McDowell partnership gives free laptops to middle schoolers
Every middle school student in McDowell County, W.Va., is receiving a free laptop, thanks to the contributions and efforts of the Reconnecting McDowell partnership, along with West Virginia Gov. Earl Ray Tomblin, the Appalachian Regional Commission and Connect2Compete.
The first distribution took place March 17 at Mount View Middle/High School. Other laptop distribution events will take place at Sandy River Middle School and at Southside K-8 School. (The Mount View event attracted lots of media coverage, including a story in the Bluefield Daily Telegraph and a local TV report on WVVA.)
"Laptops have become an important tool for homework," says Gayle Manchin, chair of Reconnecting McDowell. "Once a student in rural McDowell logs on to the World Wide Web, the same world opens up to them as it does for everyone else."
"We have the ability to personalize learning, build confidence, and improve student performance through the effective use of new technologies in the classroom," Gov. Tomblin says. "Through this partnership, students at Mount View, Sandy River and Southside middle schools will now have access to laptops for homework, research and other school projects."
Earl F. Gohl, federal co-chair of the Appalachian Regional Commission, says his organization is pleased to support the work of Reconnecting McDowell with laptops. "This is just one of many projects Reconnecting McDowell has spearheaded, and the laptops we are distributing will help the middle-school students of McDowell County build the skills they need to become the successful workforce of tomorrow."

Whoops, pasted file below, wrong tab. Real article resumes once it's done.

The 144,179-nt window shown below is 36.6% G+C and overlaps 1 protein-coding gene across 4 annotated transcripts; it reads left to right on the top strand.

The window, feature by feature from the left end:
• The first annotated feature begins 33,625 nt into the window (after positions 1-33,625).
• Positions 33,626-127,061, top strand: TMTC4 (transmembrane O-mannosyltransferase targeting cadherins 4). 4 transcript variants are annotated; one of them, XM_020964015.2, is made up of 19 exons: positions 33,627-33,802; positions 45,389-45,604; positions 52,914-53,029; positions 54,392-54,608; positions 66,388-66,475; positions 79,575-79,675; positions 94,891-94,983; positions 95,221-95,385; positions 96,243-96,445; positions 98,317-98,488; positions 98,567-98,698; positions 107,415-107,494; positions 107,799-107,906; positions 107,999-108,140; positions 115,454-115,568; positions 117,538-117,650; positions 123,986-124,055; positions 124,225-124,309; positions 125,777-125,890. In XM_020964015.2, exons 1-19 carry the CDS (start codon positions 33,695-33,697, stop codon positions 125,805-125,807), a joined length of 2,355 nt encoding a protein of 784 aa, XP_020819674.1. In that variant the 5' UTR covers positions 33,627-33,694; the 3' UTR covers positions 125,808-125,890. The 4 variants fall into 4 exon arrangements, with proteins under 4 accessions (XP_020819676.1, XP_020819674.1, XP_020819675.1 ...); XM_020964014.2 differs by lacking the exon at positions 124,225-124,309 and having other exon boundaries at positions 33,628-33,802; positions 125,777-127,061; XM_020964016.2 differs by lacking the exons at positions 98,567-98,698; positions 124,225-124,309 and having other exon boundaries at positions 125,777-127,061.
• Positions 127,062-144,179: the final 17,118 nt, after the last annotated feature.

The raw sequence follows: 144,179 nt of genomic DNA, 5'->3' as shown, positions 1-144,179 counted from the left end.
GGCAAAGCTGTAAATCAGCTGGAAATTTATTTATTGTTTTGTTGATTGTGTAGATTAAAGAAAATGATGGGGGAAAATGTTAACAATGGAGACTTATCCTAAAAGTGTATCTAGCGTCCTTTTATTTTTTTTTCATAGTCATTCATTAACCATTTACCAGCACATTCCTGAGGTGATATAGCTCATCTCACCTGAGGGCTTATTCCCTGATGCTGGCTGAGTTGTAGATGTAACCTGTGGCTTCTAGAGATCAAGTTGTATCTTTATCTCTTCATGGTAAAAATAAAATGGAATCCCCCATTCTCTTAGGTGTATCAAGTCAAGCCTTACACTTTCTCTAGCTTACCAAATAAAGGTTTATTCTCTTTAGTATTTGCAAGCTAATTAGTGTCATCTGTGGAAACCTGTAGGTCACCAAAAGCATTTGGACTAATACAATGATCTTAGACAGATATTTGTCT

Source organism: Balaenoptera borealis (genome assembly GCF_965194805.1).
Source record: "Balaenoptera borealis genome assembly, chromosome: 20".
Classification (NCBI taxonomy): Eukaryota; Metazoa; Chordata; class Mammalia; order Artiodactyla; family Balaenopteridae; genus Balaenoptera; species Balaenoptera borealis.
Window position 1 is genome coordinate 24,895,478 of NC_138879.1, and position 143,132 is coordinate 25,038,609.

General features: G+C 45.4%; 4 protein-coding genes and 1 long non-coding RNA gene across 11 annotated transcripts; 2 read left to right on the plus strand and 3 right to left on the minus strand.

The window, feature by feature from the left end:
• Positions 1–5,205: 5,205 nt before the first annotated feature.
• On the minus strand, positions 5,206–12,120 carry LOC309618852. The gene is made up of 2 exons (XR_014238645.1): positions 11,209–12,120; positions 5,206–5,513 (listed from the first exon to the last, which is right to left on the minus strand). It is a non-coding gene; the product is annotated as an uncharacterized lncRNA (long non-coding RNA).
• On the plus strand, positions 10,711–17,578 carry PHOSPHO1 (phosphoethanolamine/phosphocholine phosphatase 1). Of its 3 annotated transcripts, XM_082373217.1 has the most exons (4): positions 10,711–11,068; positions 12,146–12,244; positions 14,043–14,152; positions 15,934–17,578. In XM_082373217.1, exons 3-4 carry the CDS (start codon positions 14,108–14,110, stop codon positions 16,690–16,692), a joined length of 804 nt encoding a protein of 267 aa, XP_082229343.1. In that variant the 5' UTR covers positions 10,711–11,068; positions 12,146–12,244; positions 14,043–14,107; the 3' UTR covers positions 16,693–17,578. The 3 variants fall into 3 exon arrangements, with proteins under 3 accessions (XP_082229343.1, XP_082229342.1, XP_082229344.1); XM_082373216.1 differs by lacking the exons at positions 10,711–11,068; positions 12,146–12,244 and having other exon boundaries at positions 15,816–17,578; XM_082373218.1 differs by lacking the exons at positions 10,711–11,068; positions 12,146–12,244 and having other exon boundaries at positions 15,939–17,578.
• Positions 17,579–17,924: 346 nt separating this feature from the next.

The $284,188 grant to McDowell County Schools comes from several sources. At Reconnecting McDowell's request, Tomblin allocated $138,594 from the state's share of Appalachian Regional Commission funds; Connect2Compete matched it with $127,914 in discounts; and McDowell County Schools added $17,680 in an in-kind contribution for processing and training.
Shentel invested $10 million to provide Internet access to 10,000 McDowell households and is offering reduced rates for households with school-age children. A Shentel representative explained to families at the meetings how to connect to the Internet at home.
Reconnecting McDowell, launched by the AFT in December 2011, now has about 125 partners from business, government, labor, non-profit organizations, foundations, universities and the community, working on the intersecting problems of underperforming schools, chronic poverty, very limited healthcare and social services, acute housing shortages, a declining economy and high unemployment. [AFT press release]
March 18, 2014